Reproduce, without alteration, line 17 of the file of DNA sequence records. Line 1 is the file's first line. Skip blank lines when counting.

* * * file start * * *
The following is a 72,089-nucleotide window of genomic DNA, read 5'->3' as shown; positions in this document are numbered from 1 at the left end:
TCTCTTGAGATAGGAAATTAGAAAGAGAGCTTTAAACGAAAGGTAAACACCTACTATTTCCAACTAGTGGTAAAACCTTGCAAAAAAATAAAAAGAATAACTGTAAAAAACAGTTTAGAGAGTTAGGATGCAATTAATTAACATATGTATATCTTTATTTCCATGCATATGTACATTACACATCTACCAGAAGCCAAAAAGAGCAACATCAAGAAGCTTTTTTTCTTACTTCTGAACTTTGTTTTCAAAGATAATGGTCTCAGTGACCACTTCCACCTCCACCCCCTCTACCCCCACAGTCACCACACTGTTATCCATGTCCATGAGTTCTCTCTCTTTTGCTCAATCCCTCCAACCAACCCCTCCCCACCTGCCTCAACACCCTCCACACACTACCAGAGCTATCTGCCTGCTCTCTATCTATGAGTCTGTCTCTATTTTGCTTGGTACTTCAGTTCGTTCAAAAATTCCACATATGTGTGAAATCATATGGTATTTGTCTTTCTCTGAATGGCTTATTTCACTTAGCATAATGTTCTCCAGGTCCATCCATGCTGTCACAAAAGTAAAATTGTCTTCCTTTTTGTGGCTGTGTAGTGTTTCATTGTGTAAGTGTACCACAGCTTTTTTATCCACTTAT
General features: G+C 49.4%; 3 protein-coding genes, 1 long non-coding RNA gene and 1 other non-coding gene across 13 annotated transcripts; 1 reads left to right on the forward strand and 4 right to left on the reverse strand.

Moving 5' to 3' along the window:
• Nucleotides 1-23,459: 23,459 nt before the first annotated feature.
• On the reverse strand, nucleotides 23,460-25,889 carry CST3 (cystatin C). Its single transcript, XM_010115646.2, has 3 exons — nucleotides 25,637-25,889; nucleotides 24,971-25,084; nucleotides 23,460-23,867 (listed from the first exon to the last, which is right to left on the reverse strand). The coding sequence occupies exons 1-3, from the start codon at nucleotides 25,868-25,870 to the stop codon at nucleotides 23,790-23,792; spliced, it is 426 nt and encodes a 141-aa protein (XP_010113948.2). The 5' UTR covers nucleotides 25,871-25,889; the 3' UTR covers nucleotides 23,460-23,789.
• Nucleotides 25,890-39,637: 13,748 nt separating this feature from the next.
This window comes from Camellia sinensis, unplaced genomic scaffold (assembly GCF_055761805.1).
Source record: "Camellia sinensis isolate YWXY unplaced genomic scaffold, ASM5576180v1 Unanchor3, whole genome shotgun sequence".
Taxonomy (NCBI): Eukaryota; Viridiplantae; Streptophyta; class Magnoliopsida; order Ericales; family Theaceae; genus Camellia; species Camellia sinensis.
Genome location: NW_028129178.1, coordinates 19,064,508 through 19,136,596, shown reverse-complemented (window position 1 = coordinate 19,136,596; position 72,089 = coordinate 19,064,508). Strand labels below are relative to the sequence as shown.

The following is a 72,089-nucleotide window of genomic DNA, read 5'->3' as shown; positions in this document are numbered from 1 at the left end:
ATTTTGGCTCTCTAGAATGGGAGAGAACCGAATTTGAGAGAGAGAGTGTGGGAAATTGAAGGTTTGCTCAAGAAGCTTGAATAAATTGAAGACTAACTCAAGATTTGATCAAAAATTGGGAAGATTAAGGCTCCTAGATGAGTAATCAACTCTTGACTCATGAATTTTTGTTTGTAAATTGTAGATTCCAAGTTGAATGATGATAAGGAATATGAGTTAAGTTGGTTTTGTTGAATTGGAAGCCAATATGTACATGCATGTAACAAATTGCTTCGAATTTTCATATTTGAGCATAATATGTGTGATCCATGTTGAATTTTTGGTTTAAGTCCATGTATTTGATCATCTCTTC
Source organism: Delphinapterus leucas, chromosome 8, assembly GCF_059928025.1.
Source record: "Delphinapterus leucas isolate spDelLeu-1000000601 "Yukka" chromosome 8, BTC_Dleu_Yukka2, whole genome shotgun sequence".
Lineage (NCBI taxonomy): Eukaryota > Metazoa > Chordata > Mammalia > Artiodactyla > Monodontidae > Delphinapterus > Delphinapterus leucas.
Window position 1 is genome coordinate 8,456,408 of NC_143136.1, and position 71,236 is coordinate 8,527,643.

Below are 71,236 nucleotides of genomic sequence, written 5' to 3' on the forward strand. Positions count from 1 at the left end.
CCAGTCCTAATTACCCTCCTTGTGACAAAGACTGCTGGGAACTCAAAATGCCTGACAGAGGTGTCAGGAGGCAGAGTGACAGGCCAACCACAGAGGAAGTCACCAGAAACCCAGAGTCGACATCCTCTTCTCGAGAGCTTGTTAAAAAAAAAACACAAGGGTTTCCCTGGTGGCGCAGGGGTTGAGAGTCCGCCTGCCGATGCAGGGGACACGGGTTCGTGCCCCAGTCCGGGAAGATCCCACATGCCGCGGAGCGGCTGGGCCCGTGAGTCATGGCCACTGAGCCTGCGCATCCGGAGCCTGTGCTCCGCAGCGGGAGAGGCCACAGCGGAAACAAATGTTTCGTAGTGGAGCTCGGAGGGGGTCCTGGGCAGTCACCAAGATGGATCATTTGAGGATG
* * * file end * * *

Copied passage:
Window position 1 is genome coordinate 8,456,408 of NC_143136.1, and position 71,236 is coordinate 8,527,643.